metrics and so there’s definitely opportunities for us to look at other
ones such as academic outcome metrics as well it’s certainly not a perfect
measure but it is data we have so it seems like the research about around the
correlation between GPA and college preparedness and success which is a much
more powerful metric than the a CT exam there are Bo actually looked into this
in some depth for us when we agreed to the strategic framework metrics we had
quite a big debate powerful metric at all and there’s only like a particular
sub test that shows some sort of correlation so we can get that data for
you to Chris so we have studied it really closely GPA however is a very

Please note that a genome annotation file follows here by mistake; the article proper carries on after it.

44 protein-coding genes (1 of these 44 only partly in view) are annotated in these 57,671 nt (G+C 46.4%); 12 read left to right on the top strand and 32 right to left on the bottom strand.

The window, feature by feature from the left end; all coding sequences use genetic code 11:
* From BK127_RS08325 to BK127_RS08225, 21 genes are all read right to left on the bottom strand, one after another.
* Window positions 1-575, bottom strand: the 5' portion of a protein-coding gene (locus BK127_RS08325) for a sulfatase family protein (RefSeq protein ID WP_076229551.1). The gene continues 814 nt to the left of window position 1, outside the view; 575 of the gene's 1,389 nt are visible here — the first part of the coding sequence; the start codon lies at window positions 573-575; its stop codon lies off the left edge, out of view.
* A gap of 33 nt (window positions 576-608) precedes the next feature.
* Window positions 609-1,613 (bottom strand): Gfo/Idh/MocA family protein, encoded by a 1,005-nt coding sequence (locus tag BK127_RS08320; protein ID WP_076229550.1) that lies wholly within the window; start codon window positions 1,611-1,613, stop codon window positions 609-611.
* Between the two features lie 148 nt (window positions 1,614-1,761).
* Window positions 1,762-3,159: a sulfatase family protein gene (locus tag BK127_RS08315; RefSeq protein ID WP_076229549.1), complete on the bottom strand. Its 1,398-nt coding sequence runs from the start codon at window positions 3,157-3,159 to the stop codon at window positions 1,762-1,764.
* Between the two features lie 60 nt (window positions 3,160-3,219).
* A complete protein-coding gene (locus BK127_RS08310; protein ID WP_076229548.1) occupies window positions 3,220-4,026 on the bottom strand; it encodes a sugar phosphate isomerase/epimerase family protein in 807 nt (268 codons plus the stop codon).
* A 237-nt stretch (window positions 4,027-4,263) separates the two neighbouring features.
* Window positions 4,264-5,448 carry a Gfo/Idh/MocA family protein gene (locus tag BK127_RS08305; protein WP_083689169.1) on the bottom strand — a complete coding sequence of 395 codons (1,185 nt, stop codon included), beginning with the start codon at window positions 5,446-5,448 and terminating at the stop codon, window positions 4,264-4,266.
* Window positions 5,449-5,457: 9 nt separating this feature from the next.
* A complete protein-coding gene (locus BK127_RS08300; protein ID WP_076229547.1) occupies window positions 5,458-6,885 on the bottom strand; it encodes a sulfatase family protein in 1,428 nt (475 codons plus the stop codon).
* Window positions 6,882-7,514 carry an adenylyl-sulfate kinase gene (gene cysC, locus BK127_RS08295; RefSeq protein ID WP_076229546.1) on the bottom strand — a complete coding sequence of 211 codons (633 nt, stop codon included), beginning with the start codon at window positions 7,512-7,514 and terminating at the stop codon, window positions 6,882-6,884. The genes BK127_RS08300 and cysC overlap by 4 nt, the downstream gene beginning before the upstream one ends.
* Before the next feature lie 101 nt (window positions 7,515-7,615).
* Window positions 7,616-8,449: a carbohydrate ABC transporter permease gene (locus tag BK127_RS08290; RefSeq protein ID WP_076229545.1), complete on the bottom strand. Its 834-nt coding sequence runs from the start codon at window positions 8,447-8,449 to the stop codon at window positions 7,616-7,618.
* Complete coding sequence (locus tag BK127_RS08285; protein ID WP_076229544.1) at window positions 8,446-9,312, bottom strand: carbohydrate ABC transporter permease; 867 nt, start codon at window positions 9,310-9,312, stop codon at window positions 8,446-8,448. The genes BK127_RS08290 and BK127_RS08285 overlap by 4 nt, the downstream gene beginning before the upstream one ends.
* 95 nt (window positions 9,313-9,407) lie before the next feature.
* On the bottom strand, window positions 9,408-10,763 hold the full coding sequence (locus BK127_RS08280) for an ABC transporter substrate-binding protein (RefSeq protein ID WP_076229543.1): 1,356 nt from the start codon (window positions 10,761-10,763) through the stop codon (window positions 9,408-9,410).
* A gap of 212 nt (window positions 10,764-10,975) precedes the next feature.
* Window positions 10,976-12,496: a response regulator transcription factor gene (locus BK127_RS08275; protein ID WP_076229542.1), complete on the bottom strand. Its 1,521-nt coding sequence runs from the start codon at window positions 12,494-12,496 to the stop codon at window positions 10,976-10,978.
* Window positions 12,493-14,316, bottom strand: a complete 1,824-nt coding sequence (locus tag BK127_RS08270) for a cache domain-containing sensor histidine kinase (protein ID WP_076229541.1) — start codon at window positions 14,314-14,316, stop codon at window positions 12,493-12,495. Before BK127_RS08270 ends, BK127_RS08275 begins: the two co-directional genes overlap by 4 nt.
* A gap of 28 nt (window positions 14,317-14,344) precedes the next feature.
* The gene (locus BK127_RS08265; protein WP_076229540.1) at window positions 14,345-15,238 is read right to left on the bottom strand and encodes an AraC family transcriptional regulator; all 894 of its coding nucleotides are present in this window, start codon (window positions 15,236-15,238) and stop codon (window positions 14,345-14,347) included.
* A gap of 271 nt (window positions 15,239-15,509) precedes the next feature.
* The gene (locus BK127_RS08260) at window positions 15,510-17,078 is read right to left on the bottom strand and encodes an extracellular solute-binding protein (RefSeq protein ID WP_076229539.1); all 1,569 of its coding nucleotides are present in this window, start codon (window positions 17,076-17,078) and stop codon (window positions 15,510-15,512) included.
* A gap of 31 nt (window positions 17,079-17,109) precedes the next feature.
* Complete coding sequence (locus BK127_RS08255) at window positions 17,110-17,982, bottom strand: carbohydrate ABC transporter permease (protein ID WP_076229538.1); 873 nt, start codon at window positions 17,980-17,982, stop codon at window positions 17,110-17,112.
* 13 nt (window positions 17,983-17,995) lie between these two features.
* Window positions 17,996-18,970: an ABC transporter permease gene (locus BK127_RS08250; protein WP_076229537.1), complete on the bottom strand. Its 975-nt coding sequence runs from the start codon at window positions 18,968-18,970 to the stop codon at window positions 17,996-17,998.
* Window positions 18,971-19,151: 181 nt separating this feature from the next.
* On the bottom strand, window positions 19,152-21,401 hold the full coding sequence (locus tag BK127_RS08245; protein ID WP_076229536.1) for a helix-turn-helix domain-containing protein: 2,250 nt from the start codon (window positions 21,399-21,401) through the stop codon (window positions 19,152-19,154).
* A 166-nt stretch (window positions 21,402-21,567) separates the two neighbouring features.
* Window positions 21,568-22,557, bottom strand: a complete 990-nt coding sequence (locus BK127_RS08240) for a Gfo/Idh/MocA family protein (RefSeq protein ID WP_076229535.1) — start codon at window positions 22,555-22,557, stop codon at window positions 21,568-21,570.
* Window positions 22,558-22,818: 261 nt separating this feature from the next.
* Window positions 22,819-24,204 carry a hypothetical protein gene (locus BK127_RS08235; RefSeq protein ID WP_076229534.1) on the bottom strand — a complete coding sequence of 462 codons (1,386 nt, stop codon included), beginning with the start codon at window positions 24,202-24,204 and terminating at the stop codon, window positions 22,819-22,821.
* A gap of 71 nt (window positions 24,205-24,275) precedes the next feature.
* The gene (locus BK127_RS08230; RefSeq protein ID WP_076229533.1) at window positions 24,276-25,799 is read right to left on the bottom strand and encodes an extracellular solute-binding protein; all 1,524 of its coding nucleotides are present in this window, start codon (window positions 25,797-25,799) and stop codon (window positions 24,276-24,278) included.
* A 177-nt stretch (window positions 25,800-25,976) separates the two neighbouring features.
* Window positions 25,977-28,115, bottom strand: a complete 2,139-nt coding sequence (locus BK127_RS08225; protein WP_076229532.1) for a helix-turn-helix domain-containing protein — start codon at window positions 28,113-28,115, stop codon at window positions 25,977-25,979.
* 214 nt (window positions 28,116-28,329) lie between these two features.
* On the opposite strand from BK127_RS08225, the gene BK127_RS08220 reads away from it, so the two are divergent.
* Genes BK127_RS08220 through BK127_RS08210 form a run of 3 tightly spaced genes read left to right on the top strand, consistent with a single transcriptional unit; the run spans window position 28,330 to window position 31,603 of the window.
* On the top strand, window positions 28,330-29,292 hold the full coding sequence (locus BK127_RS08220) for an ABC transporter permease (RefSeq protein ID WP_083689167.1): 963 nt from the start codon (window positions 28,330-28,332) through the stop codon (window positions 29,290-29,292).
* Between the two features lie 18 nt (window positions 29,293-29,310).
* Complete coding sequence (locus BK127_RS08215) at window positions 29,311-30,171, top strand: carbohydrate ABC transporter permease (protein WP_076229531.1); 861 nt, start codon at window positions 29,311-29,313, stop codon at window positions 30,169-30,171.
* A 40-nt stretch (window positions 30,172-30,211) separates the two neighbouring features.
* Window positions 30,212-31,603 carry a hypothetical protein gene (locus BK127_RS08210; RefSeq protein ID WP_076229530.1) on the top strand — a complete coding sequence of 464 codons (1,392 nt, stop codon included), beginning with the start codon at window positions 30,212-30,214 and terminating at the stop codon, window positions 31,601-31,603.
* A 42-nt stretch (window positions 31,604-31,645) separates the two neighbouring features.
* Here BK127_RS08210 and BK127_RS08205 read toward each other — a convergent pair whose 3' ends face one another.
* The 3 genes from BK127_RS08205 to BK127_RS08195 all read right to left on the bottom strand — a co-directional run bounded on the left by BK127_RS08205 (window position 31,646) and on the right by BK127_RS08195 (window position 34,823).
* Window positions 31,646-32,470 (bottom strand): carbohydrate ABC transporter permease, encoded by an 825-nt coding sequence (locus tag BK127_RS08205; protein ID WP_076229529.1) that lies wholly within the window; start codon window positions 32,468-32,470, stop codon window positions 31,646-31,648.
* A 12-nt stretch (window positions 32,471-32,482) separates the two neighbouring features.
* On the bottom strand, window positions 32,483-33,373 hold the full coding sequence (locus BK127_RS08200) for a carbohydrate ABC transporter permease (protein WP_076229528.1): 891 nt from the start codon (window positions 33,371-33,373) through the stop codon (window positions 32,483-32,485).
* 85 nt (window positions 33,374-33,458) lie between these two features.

powerful proven metric if the goal is about college readiness which is what
happened is all about and then my third question was trying to get more specific
on black excellence has the black excellence coalition actually like
picked up and looked at it as a strategy I have not been attending the black
excellence coalition meetings they are about four or five meetings and at this
point and it’s it’s still kind of forming I think we talked about this
Chris I just went recently but that group will be providing their set of
recommendations in June so you’ll hear from them at that point
this this seems like a place where we could do a better job of articulating
how avid supports black excellence and so bringing the back of black kettle’s
Coalition into helping us you know both articulate what we’re doing and also